ng. The Potomac may be said to have been opened with the fall of the forts at Cockpit Point, for though the flotilla was maintained, and there were skirmishes with the enemy from time to time, there was nothing to hinder the passage of vessels up and down the river. About the end of the year 1861, the United States Government began to realize the necessity of building vessels that would be able to contend with the heavy iron-clads which had been constructed by the Confederates. By May, 1862, the latter had finished the powerful Merrimac, together with the Louisiana and Arkansas, both equally powerful with the Merrimac, and had nearly completed the Mississippi at New Orleans, the Albemarle, the Atlanta, the Tennessee, at Mobile, and several other iron-clads on the tributaries of the Mississippi. Up to this time the United States Government had only Ericsson's little Monitor to show, but the success of that famous vessel stirred the Navy Department up to building iron-clads
Official Records of the Union and Confederate Armies, Chapter XXII: Operations in Kentucky, Tennessee, North Mississippi, North Alabama, and Southwest Virginia. March 4-June 10, 1862. (ed. Lieut. Col. Robert N. Scott), April 29-June 10, 1862.-advance upon and siege of Corinth, and pursuit of the Confederate forces to Guntown, Miss. (search)
rived on June 7; thence we marched on the 9th to Iuka, where we arrived on the 11th. The division in the skirmishing near Corinth lost 4 killed and 58 wounded, as per list, 5 of whom were mortally wounded and have since died. Nominal list omitted. Losses are tabulated in addenda. Very respectfully, Wm. Nelson, Brigadier-General. Col. J. B. Fry, Chief of Staff. [Addenda.] Return of casualties in the Fourth Division, Army of the Ohio, in the skirmishes about Corinth, in May, 1862. nominal list in Nelson's report of June 26, 1862. Command. Killed. Wounded. Aggregate. Remarks. Officers. Enlisted men. Officers Enlisted men. Tenth Brigade:               36th Indiana       1 1     17th Kentucky   1     1     6th Ohio     1 1 2   Nineteenth Brigade:               27th Kentucky       1 1 Mortally.   41st Ohio       1 1   Twenty-second Brigade:               31st Indiana     1 7 8     1st K
ent that through want of foresight in the Commissary-General fresh beef can only be had once a week is hereby contradicted, and the Secretary of War is respectfully requested to require that General Beauregard shall furnish the specific facts on which he makes that positive declaration. I am, very respectfully, your obedient servant L. B. Northrop, Commissary-General of Subsistence. Abstract from return of the Department of East Tennessee, commanded by Maj. Gen. E. Kirby Smith, for May, 1862. [headquarters, Knoxville, Tenn.] Troops. Present for duty. Aggregate present. Aggregate present and absent. Pieces of artillery. Officers. Men. Heavy. Field. First (Leadbetter's) Brigade931,3332,0272,644 9 Second (Stevenson's) Brigade2423,4874,6276,053516 Third Brigade (Reynolds' Brigade)761,0701,3842,102 4 Fourth (Barton's) Brigade1231,8272,7714,627 6 First (Allston's) Cavalry Brigade18239335553   Unattached1982,3313,2964,392   Grand total75010,28714,44020,371535 Organiza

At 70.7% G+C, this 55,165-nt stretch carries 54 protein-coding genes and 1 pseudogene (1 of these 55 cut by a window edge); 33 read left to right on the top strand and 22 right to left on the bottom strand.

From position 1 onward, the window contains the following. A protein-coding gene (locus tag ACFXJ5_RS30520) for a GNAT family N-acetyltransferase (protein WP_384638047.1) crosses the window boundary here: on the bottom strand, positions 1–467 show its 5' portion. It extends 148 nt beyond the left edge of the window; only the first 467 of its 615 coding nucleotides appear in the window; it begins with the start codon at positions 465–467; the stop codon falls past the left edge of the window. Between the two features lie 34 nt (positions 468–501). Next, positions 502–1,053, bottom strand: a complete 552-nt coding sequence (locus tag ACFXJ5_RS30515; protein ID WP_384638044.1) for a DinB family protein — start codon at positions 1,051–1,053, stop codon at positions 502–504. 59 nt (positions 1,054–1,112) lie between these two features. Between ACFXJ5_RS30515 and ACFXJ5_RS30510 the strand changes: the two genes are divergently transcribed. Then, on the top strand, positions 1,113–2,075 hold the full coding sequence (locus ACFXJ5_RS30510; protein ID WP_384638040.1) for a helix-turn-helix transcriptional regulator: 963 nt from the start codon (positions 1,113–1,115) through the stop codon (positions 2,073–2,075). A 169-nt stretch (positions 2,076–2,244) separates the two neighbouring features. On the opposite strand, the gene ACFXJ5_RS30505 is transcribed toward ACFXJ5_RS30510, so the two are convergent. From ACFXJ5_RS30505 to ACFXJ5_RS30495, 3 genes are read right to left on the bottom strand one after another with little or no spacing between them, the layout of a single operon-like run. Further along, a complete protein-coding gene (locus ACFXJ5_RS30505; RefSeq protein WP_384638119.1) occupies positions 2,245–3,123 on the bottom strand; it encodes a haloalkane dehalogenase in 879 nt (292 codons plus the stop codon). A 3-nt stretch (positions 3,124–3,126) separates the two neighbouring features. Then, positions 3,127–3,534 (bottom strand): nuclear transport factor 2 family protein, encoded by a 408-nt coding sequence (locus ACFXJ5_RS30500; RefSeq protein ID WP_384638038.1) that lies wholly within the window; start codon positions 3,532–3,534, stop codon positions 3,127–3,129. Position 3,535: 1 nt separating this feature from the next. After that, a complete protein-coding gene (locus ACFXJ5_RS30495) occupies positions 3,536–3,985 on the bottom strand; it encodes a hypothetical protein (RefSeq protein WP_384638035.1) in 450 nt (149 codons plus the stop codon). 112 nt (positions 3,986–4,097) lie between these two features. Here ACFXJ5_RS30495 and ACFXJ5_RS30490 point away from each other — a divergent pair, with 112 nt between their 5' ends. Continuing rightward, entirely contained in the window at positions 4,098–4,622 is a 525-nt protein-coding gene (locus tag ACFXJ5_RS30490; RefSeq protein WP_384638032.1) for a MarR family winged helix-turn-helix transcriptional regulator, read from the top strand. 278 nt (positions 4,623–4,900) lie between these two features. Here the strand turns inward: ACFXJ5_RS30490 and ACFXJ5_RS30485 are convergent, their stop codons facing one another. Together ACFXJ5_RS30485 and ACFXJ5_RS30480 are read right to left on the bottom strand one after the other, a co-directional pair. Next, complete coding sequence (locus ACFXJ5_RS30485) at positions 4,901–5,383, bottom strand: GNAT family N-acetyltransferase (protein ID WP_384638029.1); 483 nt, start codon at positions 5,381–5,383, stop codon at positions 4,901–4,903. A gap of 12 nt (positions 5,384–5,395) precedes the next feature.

e at Bentonville. At the close of the campaign, in April, 1865, Major-General Joseph A. Mower was assigned to the command of the corps, whereupon General Williams resumed his old command, that of the First, or Red Star Division. Williams, whose commission as brigadier (dated May 17, 1861, had commanded this division from the beginning of the war. It was remarkable as being the only division which served during the war without a change of commander. Williams commanded it at Winchester, May, 1862, and rode at its head in the Grand Review of May, 1865; he was absent only when in temporary command of the corps. He commanded the Twelfth Corps at Antietam, Mansfield having been killed while going into action; also, at Gettysburg, Slocum being in command then of the Right Wing. He also commanded the Twentieth Corps while on the March to the Sea and through the Carolinas; at the battles of Averasboro and Bentonville. He was an able officer, enjoying to the fullest extent the respect a
, Va., where it encamped for the winter. In May, 1862, it went to Suffolk, and in June joined McCland light duty. Active service commenced in May, 1862, some of the companies doing duty near Suffoaged on outpost duty for several months. In May, 1862, the division advanced to Fredericksburg, bus first battle — at Thoroughfare Gap, Va. In May, 1862, it joined McDowell's Corps, having been assf Yorktown. After the fall of Yorktown — in May, 1862--it moved up the Peninsula, then in Griffin'ort Monroe, where it remained encamped until May, 1862, when it was ordered to Norfolk on provost dest Virginia and the Shenandoah Valley until May, 1862, when it was assigned to Kimball's Brigade, ttox. The regiment served in Missouri until May, 1862, and then it joined Buell's Army. It was enlight loss only,--1 killed and 2 wounded. In May, 1862, it marched with other reenforcements for ththe regiment was stationed in Missouri until May, 1862, when it was ordered to Corinth. The summer[1 more...]<
ld, leaving New York on the 19th of April, with 991 officers and men, and by its timely arrival at Washington contributed largely to the relief of the threatened Capital. This, its first enlistment, was for thirty days. It volunteered again in May, 1862, for three months; and, again, in June, 1863, for one month. But the Seventh rendered a far greater and more valuable service to the country by the large number of efficient and well-drilled soldiers, which went from its ranks to accept comm disbanded before completing their term of enlistment: the 7th Cavalry, organized in October, 1861, was discontinued after six months; the 1st Marine Artillery was mustered out in March, 1863; the 11th Inifantry (Fire Zoulaves) was disbanded in May, 1862; the 53d was discontinued in March, 1862; the 55th was transferred to the 38th in December, 1862; the 87th was transferred to the 40th in September, 1862; the 101st was transferred to the 37th in December, 1862; the 145th was disbanded December